Moderne Innovation Policy:
How can we invest better and avoid wasting tax-payers' money?
- The perspective of the Danish EU Presidency”
By Thomas Alslev Christensen, Head of Department for Innovation Policy
Ministry of Science, Innovation and Higher Education
1. Warming up to Europe INNOVA 2012
The title of my pre-conference key note address is “Modern Innovation Policy: How can we invest better and avoid wasting tax-payers’ money?”
This is the only key note address you will get in connection with Europe INNOVA 2012.
All other key note addresses are banned!
Now, I would like to ask you: Are the following three statements true?
- Firstly, the concept of innovation policy is well established and well known in all EU member states and throughout society.
- Secondly, there is an at least decade-old tradition for a well-documented and effective innovation policy.
- Thirdly, innovation policy is mature and needs only to be modernised slightly in order to better address the big challenges of our modern societies.
I would be perfectly happy if these statements were true, but I am afraid that they are not.
- Accordingly, allow me to begin with some reflections on our grand challenges of society and innovation policy.
- Next, I will focus on the state-of-play of the innovation policy discipline.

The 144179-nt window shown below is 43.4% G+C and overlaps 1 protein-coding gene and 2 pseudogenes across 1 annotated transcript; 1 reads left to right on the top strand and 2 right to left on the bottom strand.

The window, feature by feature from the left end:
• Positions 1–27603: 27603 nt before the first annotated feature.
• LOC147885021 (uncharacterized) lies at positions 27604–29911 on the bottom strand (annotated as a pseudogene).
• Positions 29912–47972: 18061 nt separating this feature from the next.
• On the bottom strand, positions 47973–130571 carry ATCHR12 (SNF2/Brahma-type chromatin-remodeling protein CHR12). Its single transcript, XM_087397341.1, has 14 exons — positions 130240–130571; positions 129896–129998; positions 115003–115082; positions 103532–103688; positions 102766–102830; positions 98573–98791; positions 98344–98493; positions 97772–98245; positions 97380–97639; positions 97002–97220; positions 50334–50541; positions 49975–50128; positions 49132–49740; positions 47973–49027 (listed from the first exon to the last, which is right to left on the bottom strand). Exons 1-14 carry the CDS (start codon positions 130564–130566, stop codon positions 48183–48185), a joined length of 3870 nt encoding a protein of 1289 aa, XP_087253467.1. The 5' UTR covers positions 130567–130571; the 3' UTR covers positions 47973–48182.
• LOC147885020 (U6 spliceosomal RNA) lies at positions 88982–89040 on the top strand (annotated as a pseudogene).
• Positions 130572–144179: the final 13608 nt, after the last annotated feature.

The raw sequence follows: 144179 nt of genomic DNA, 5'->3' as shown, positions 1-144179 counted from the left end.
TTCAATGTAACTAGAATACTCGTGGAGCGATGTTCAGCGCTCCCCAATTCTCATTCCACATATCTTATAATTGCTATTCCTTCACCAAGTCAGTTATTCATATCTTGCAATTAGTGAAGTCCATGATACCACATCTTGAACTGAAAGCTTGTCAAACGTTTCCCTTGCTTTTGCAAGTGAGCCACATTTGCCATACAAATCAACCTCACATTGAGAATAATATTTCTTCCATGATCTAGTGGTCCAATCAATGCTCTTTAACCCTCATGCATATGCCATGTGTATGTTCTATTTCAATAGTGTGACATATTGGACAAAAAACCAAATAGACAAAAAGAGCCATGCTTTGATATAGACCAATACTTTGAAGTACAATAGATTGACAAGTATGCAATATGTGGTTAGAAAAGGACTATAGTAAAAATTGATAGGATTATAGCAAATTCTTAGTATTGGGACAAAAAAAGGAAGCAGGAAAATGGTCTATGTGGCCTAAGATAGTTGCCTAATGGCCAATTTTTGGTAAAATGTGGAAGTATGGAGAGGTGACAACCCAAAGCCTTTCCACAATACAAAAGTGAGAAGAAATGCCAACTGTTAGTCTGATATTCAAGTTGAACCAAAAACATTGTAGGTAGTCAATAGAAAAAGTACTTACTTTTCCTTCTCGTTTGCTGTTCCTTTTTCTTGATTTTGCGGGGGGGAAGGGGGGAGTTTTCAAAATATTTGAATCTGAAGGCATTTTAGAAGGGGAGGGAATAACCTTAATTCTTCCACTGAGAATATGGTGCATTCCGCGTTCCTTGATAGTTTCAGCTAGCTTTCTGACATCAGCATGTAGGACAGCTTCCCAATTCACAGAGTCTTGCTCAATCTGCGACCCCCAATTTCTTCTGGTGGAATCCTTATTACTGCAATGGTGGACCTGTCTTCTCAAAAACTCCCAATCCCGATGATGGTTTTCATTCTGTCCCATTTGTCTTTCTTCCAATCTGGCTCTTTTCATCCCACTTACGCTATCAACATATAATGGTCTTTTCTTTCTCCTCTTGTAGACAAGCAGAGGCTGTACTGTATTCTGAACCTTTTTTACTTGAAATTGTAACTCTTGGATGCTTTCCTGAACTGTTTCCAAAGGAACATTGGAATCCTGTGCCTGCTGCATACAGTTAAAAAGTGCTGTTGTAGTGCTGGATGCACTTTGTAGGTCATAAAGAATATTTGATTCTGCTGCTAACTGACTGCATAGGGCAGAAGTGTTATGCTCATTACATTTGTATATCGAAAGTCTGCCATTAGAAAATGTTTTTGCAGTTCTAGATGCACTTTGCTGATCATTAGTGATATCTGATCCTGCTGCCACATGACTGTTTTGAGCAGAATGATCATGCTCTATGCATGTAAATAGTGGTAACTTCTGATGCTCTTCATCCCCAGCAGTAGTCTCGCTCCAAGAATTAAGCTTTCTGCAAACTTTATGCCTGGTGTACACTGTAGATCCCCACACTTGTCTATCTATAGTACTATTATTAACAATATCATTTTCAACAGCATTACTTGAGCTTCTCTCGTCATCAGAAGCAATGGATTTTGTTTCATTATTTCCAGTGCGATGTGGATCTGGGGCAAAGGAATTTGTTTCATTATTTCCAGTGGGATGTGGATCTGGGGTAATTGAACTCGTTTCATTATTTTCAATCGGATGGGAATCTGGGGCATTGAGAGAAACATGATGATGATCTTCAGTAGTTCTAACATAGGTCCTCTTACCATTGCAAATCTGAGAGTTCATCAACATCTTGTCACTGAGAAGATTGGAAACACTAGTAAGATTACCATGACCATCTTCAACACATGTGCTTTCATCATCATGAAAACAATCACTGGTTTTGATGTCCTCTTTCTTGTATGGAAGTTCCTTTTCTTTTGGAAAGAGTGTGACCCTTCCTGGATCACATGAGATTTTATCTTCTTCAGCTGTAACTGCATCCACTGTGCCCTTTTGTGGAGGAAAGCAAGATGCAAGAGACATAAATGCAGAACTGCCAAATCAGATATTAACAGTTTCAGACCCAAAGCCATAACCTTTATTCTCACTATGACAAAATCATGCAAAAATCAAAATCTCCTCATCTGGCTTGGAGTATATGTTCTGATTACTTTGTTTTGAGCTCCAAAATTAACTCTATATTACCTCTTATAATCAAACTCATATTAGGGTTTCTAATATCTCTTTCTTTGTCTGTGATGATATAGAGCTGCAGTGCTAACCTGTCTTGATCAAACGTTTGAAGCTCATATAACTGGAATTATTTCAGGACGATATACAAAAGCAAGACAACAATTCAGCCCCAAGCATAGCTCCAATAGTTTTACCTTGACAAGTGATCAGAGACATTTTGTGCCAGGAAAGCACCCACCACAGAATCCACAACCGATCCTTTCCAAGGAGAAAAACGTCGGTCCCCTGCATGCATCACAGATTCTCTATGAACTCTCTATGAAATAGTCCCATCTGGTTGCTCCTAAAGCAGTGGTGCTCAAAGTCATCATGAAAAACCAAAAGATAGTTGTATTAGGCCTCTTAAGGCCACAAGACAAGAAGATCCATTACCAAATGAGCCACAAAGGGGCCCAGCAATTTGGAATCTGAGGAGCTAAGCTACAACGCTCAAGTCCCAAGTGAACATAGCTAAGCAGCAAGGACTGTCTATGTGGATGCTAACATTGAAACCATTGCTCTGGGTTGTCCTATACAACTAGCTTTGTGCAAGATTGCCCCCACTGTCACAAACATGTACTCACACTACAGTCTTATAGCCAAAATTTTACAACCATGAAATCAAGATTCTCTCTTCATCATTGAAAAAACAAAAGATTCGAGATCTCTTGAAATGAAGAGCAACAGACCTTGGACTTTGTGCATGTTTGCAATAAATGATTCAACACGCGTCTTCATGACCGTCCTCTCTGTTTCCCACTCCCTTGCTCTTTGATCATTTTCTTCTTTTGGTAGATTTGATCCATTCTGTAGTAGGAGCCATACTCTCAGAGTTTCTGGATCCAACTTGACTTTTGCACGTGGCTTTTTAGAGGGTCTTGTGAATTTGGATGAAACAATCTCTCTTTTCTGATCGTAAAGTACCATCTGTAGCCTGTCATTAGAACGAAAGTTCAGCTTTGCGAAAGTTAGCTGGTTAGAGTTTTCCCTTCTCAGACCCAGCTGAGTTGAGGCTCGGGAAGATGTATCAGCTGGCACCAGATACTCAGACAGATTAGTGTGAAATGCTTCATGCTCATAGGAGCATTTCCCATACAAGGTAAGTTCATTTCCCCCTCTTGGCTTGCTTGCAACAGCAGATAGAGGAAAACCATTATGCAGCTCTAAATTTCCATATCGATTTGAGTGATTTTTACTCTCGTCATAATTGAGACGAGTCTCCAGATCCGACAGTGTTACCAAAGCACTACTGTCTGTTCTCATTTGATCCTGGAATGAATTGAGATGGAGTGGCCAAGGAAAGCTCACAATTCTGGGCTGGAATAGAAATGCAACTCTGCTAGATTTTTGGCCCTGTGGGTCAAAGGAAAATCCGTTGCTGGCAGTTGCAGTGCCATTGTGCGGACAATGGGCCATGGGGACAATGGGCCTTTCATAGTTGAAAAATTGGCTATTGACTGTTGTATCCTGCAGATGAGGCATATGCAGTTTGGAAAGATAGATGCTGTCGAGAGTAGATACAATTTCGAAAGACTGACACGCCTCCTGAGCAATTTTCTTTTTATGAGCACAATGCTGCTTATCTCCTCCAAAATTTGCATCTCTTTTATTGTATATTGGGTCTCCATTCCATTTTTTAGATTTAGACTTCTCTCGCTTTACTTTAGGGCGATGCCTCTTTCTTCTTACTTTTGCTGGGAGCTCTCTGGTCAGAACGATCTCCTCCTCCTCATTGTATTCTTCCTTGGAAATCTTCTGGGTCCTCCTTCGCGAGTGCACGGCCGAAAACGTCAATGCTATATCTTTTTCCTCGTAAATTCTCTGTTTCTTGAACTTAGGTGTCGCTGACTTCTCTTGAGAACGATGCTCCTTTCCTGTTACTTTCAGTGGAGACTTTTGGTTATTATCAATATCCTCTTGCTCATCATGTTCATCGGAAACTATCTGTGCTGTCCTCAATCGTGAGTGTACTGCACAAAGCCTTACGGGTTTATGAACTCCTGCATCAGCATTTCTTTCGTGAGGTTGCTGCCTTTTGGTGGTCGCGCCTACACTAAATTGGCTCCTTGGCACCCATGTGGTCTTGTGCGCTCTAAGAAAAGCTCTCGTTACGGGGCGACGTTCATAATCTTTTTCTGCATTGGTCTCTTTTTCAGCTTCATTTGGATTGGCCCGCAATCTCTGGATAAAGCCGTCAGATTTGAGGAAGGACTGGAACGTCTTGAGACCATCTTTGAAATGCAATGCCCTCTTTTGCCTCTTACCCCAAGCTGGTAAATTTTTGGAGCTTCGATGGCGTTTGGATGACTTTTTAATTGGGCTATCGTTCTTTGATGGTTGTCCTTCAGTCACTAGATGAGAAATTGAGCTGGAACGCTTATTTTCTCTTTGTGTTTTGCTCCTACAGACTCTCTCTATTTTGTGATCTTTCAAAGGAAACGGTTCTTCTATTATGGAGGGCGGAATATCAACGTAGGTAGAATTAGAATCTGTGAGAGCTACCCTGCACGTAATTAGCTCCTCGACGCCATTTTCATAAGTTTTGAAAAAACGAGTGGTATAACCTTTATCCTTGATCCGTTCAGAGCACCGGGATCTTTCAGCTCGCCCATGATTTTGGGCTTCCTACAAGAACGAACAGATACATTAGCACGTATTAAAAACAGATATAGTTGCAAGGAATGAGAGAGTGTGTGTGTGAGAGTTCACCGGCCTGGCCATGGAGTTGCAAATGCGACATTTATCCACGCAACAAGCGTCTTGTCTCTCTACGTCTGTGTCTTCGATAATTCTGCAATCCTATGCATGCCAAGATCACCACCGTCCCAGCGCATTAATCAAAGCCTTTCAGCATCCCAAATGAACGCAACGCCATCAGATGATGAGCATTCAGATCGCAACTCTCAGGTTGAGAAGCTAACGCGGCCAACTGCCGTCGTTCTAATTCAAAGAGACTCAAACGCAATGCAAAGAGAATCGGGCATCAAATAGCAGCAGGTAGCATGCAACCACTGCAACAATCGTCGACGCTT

- I will then take a critical look on the traditional innovation policy and discuss the behaviour of innovation policy makers.
- Next, I will put forward some suggestions to what could constitute a modern innovation policy: How can innovation policy play a much more prominent role in national and international policy making.
- Finally, I will give you an offer you cannot refuse!
2. Grand challenges and innovation
The truth is that today’s societies are facing so many problems and challenges that many politicians and policy makers seem to give up trying to solve the most severe ones. This week we heard again from the so-called Club of Rome. They predicted that it is actually too late to prevent geological, demographic and climate disasters.
We have heard warnings before. That was in 1972. Most of us can remember the book The Limits to Growth which was commissioned by the Club of Rome. The book has a 30 year anniversary. According to the view of “Limits to Growth” there is an almost impossible challenge of unchecked economic and population growth with finite resource supplies in the world.
In 1972, the world was inhabited by 4 billion people. Today, it is estimated that the world population exceeds 7 billion. Thirty years from now it will exceed 9 billion, and it is estimated to stabilise in the 22nd century at between 11 and 12 billion people.
With more people follow more diseases, housing problems, health care and social problems as well as challenges for the education systems.
At the same time, modern societies are completely dependent on stable energy supplies. While the population and energy consumption will be growing the next thirty years, oil production will stagnate and then decline.
However, the “Der Atomausstieg” (the farewell to nuclear power) of Germany and Japan– two of the world’s leading economic powers and energy consumers – put the “Die Energiewende” (the need to move to renewable energy) on top of the world agenda already today!